Improved genetic manipulation of human embryonic stem cells

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Low efficiency of transfection limits the ability to genetically manipulate human embryonic stem cells (hESCs), and differences in cell derivation and culture methods require optimization of transfection protocols. We transiently transferred multiple independent hESC lines with different growth requirements to standardized feeder-free culture, and optimized conditions for clonal growth and efficient gene transfer without loss of pluripotency. Stably transfected lines retained differentiation potential, and most lines displayed normal karyotypes.

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Figure 1: Procedure and characterization of cells adapted to trypsin-based Matrigel culture.
Figure 2: Low-density Matrigel culture results in greatly enhanced transfection efficiencies of hESCs.
Figure 3: Functional validation of transfection methods.


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We are grateful to J. Braam for assistance creating Figure 1a, D. Ward-van Oostwaard and J. Monshouwer-Kloots for expert technical assistance. We thank J. Thomson and T. Zwaka (University of Wisconsin Medical School and the National Primate Research Center, Madison) for providing the POU5F1 targeting vector and C. Cowan and D. Melton (Harvard Stem Cell Institute) for the gift of HUES-1,5,7 and -15. This work was supported by the Dutch Program for Tissue Engineering and European Commission Sixth Framework Programme contract ('Heart Repair') LSHM-CT-2005-018630. C. Denning is supported by the Biotechnology and Biological Sciences Research Council.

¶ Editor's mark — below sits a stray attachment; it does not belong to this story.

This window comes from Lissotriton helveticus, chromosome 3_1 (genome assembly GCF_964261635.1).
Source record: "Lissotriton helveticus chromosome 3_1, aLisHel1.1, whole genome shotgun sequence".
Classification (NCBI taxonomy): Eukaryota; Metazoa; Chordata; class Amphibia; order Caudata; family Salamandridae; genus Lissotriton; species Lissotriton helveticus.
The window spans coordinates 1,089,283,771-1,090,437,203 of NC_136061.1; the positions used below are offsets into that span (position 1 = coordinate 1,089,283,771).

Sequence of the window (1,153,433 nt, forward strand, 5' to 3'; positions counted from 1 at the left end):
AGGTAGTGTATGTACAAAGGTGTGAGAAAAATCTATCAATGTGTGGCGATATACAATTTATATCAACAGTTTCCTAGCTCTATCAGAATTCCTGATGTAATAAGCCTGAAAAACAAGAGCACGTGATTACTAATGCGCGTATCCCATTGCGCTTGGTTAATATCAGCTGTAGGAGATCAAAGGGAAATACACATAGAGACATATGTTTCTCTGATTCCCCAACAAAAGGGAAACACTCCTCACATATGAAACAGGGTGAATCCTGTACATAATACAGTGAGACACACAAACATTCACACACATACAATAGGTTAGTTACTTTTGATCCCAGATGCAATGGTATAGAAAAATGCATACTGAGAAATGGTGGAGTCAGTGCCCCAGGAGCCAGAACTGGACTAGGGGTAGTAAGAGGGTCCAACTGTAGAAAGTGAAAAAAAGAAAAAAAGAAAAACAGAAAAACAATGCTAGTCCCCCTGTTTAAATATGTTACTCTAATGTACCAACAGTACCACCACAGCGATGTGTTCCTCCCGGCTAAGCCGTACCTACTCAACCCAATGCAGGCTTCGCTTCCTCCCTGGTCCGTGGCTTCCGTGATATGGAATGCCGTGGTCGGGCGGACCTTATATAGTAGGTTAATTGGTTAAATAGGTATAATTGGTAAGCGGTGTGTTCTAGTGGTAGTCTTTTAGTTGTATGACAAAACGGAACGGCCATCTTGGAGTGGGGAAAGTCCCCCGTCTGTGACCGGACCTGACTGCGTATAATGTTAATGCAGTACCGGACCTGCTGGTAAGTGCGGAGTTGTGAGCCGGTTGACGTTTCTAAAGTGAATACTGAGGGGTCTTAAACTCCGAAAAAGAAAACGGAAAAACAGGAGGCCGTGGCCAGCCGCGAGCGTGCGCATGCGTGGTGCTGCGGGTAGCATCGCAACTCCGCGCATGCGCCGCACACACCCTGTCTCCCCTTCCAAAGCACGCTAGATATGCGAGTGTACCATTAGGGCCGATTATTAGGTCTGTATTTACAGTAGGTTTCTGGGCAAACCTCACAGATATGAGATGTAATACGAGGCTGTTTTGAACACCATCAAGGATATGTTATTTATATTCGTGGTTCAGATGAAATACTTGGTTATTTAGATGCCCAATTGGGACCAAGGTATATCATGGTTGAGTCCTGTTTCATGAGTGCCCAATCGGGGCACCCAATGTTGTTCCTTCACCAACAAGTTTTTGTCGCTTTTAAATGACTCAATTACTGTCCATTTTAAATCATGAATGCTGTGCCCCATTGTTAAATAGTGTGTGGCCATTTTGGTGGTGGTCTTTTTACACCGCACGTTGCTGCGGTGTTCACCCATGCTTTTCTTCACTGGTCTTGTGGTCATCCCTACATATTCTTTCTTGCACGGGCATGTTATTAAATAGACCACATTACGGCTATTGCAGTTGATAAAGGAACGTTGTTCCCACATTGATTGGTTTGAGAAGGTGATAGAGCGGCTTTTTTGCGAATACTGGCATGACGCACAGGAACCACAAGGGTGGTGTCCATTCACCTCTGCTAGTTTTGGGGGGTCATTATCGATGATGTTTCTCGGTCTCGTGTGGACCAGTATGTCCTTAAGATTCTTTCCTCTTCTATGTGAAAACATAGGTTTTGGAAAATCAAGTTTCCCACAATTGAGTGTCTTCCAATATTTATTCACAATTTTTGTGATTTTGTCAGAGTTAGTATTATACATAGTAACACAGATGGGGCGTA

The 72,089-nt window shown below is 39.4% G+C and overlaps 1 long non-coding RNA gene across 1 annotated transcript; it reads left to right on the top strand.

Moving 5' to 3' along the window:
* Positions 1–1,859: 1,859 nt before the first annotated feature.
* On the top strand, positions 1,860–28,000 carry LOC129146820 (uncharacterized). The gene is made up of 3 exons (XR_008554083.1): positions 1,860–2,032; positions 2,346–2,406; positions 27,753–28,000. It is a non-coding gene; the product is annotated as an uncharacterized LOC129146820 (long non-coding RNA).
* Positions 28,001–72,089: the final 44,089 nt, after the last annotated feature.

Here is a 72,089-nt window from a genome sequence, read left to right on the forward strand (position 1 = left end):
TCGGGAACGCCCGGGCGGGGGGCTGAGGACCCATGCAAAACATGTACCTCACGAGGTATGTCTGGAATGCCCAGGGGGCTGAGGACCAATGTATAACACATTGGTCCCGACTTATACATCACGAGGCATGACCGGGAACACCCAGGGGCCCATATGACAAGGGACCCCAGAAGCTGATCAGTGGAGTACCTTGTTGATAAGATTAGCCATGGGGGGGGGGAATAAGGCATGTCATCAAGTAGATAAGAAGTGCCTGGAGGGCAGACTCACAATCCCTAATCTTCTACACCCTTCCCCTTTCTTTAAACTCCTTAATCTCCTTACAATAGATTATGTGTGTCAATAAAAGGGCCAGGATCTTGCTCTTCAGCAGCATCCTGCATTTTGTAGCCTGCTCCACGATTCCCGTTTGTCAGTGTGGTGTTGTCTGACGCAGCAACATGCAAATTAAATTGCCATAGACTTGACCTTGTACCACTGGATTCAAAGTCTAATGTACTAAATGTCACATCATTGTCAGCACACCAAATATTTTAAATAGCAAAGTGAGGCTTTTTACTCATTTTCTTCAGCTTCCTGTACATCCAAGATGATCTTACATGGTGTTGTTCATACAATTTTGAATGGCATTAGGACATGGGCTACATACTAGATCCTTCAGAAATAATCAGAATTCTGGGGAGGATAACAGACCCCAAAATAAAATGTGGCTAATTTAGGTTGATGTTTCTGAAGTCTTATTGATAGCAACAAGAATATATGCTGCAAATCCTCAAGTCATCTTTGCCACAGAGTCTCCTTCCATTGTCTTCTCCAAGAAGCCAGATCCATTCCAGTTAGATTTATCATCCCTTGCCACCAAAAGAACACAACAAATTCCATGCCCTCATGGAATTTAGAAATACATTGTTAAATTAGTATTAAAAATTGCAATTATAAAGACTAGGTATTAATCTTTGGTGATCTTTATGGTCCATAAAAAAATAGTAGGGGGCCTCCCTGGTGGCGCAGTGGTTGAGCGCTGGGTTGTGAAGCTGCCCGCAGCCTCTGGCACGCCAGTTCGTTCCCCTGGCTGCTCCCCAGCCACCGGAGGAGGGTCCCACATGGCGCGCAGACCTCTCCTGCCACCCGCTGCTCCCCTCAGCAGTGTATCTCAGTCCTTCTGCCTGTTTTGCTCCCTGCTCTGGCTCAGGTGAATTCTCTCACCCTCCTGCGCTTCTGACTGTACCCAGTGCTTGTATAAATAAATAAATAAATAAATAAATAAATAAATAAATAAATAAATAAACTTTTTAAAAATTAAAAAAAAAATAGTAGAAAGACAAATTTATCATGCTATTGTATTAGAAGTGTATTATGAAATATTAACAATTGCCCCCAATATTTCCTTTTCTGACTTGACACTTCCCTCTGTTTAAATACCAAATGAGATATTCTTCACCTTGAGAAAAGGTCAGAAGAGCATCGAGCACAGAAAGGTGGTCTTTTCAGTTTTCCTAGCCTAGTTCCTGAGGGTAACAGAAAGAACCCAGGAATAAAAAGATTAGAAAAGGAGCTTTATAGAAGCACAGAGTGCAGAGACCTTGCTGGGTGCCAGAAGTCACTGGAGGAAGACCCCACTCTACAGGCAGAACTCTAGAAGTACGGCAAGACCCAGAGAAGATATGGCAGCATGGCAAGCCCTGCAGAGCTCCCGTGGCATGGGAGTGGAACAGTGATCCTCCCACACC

Author information

S.R.B., C.D., R.P. and C.L.M. designed and planned the study. S.R.B. performed the majority of the laboratory experiments. S.v.d.B. maintained hESC lines on feeders and C.D. contributed to experiments with NOTT1, 2 and HUES7. P.K. and R.H. performed karyotype analyses. S.B., R.P. and C.M. prepared the manuscript.

Correspondence to Christine L Mummery.

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Supplementary Figures 1–5, Supplementary Table 1, Supplementary Methods. (PDF 6984 kb)

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